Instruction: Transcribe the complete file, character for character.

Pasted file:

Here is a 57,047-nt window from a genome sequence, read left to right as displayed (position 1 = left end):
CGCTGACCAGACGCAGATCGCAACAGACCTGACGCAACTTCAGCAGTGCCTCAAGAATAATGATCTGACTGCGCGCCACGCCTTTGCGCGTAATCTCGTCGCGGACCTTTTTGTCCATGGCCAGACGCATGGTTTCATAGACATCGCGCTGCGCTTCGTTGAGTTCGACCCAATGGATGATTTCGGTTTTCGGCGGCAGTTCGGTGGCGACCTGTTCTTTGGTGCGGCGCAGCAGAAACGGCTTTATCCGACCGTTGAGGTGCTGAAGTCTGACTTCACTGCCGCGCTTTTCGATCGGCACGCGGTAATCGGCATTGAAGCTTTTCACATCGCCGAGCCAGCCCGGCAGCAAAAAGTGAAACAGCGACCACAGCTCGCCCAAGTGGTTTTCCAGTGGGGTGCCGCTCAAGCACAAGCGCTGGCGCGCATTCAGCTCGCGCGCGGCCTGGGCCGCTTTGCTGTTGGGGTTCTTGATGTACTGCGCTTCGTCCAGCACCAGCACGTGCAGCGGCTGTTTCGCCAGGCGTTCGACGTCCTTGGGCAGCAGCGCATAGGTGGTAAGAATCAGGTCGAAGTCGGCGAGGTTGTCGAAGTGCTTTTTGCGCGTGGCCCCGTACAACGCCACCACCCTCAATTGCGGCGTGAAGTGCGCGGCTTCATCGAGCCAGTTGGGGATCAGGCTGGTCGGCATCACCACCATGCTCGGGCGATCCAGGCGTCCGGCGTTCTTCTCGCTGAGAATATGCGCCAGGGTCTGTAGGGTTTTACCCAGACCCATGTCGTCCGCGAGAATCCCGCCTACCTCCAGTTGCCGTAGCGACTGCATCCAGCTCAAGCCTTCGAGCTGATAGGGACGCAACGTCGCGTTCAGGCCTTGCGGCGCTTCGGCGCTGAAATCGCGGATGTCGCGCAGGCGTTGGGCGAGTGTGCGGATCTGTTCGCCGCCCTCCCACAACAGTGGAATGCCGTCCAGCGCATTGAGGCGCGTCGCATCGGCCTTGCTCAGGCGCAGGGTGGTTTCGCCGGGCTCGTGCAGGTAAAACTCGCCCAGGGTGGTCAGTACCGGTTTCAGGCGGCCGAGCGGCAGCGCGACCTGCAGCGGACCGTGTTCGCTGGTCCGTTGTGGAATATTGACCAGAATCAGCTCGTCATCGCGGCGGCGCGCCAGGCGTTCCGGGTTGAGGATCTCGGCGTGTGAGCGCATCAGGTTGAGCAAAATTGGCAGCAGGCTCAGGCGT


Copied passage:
Here is a 57,047-nt window from a genome sequence, read left to right as displayed (position 1 = left end):
CGCTGACCAGACGCAGATCGCAACAGACCTGACGCAACTTCAGCAGTGCCTCAAGAATAATGATCTGACTGCGCGCCACGCCTTTGCGCGTAATCTCGTCGCGGACCTTTTTGTCCATGGCCAGACGCATGGTTTCATAGACATCGCGCTGCGCTTCGTTGAGTTCGACCCAATGGATGATTTCGGTTTTCGGCGGCAGTTCGGTGGCGACCTGTTCTTTGGTGCGGCGCAGCAGAAACGGCTTTATCCGACCGTTGAGGTGCTGAAGTCTGACTTCACTGCCGCGCTTTTCGATCGGCACGCGGTAATCGGCATTGAAGCTTTTCACATCGCCGAGCCAGCCCGGCAGCAAAAAGTGAAACAGCGACCACAGCTCGCCCAAGTGGTTTTCCAGTGGGGTGCCGCTCAAGCACAAGCGCTGGCGCGCATTCAGCTCGCGCGCGGCCTGGGCCGCTTTGCTGTTGGGGTTCTTGATGTACTGCGCTTCGTCCAGCACCAGCACGTGCAGCGGCTGTTTCGCCAGGCGTTCGACGTCCTTGGGCAGCAGCGCATAGGTGGTAAGAATCAGGTCGAAGTCGGCGAGGTTGTCGAAGTGCTTTTTGCGCGTGGCCCCGTACAACGCCACCACCCTCAATTGCGGCGTGAAGTGCGCGGCTTCATCGAGCCAGTTGGGGATCAGGCTGGTCGGCATCACCACCATGCTCGGGCGATCCAGGCGTCCGGCGTTCTTCTCGCTGAGAATATGCGCCAGGGTCTGTAGGGTTTTACCCAGACCCATGTCGTCCGCGAGAATCCCGCCTACCTCCAGTTGCCGTAGCGACTGCATCCAGCTCAAGCCTTCGAGCTGATAGGGACGCAACGTCGCGTTCAGGCCTTGCGGCGCTTCGGCGCTGAAATCGCGGATGTCGCGCAGGCGTTGGGCGAGTGTGCGGATCTGTTCGCCGCCCTCCCACAACAGTGGAATGCCGTCCAGCGCATTGAGGCGCGTCGCATCGGCCTTGCTCAGGCGCAGGGTGGTTTCGCCGGGCTCGTGCAGGTAAAACTCGCCCAGGGTGGTCAGTACCGGTTTCAGGCGGCCGAGCGGCAGCGCGACCTGCAGCGGACCGTGTTCGCTGGTCCGTTGTGGAATATTGACCAGAATCAGCTCGTCATCGCGGCGGCGCGCCAGGCGTTCCGGGTTGAGGATCTCGGCGTGTGAGCGCATCAGGTTGAGCAAAATTGGCAGCAGGCTCAGGCGT